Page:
Because fibromyalgia is a chronic condition, people often forget or tend to forget, ignore, or gloss over the fact that the afflicted are indeed ill. Sometimes a little extra support and understanding is in order, and it doesn't take much to show a friend with fibro that you care, you are thinking of them, and you are taking their syndrome into consideration.
Here is a list of things you can do to show your friend with fibromyalgia, or any chronically ill friend, that you care:
Ask her to explain to you what it is like to have her condition. What is most frustrating? How does she deal with the bad days? How has it changed her outlook on life and day-to-day activities? Listen to the answers and try to understand her point of view. Ask for clarification.
If you know she is flaring or depressed, or just because, send her a get-wll card of gift. It doesn't have to be anything big, just something to show that you are thinking of her and wish her well. However, don't put stress on the "get well" part because she won't. Instead stress the "feel better" aspect of the message.
She may be unwilling to ask for help, but chances are she would appreciate it. Avoid asking what you can do and instead think of something you know would help her out and ask if it's ok for you to do it.
Recognize that chronic pain and fatigue can make anyone irritable at times, and if she seems irritable, it's nothing personal.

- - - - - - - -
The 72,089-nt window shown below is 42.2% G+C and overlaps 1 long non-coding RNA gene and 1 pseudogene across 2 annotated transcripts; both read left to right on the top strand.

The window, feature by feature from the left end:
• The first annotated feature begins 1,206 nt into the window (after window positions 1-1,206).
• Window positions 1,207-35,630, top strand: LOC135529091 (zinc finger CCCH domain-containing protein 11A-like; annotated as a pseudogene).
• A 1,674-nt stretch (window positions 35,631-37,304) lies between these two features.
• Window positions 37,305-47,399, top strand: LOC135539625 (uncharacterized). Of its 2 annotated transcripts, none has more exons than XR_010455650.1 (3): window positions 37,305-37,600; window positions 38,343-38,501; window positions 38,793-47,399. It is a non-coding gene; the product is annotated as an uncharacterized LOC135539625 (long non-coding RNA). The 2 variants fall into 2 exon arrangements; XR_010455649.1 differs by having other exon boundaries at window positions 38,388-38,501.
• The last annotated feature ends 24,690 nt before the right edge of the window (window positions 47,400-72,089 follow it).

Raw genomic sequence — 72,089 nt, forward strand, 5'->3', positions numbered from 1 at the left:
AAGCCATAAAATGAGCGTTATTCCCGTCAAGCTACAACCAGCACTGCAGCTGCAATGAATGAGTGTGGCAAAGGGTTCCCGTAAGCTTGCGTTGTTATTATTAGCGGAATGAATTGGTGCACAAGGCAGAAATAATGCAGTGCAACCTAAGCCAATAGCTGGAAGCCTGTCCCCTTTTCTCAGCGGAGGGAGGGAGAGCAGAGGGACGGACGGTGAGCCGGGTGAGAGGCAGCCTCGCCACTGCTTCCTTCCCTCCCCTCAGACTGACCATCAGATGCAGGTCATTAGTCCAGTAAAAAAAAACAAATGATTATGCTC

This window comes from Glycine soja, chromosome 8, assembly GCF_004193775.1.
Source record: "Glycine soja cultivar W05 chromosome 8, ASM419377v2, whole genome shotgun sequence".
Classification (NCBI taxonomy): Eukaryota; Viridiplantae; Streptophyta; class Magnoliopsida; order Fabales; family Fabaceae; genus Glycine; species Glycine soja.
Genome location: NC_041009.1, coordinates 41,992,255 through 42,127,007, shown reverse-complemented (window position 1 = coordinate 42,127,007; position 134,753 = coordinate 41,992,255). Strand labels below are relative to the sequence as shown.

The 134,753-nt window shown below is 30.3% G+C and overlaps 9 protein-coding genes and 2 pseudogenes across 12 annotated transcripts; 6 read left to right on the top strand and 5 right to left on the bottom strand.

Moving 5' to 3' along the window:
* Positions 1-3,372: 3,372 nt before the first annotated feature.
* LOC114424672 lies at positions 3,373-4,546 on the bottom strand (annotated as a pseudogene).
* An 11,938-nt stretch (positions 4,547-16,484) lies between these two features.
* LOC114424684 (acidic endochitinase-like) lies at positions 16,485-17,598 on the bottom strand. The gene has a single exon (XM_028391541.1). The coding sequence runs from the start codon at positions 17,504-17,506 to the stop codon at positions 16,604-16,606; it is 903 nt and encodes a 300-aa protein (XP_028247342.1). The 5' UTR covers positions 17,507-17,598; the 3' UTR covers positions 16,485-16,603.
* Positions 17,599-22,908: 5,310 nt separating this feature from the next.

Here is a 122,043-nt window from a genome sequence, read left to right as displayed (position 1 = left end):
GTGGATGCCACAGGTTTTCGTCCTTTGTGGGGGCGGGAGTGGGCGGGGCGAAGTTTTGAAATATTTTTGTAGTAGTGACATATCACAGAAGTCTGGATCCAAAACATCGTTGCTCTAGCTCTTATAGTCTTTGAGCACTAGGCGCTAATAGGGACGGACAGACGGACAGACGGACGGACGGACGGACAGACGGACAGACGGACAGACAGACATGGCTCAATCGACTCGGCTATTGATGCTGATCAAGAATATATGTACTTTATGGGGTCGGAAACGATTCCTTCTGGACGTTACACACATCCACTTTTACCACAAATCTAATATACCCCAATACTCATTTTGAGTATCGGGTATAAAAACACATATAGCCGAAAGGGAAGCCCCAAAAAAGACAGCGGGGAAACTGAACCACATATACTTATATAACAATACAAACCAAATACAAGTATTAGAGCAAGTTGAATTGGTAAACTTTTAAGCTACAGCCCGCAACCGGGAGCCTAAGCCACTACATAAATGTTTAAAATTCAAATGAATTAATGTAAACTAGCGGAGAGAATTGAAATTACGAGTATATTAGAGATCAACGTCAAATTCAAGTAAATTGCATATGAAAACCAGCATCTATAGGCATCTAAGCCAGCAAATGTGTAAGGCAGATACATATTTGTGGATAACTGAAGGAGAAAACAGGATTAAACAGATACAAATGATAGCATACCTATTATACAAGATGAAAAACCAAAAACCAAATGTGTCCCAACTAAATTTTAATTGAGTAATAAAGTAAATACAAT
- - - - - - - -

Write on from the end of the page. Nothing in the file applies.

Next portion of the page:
Be flexible when making plans and don't make her feel guilty if she cannot do something or must reschedule a date due to her condition.
If you visit, be an easygoing guest. Don't expect to be entertained and be prepared to do things for her if wanted. If you expect too much, this will only give her unneeded stress. Your company in just sitting quietly and reading a book is appreciated.
Ask if you can run an errand for her before visiting.
Don't assume she can't do something without asking first.
Keep her diability in mind when making plans and make sure that venues or situations you choose will be accessible and friendly to her condition.
Drop prepared food or homemade food in Tupperware containers at her house. But make sure you know what she can and cannot eat beforehand since people with fibro often have strict diets.
Invite her to a spontaneous event. Although it may seem like she can't go anywhere without a lot of planning, if you catch her on a good day she will know right away if she can go.
Let her know that she can talk to you and you will listen. And actually listen, and just listen. Chronically ill people often have a lot they want to get off their chest but they feel they will burden others with their concerns and frustrations.
Be a shoulder for her to cry on and no matter how trivial something may see to you, it is a big deal for her.
Do some research of your own into her condition to better understand her symptoms and treatments. If you find anything that may help her let her know in an no-pressure way.
Be her advocate. If you are at an event and there is an issue because of her disability, speak up!
Don't mineralize or trivialize her symptoms, and don't pretend or think that you know or understand exactly what she is going through.
Remember the carers. These are people who may devote a lot of time or energy caring for a loved one with a chronic illness. These people could use a little extra emotional support too, even if it's just asking "how are you?" or offering to take over their care duties for a couple hours.
POSTED BY LAURA LAVOIE WESTOVER (I did not write this, it was on facebook, but it is a GREAT little article to share with those close to you)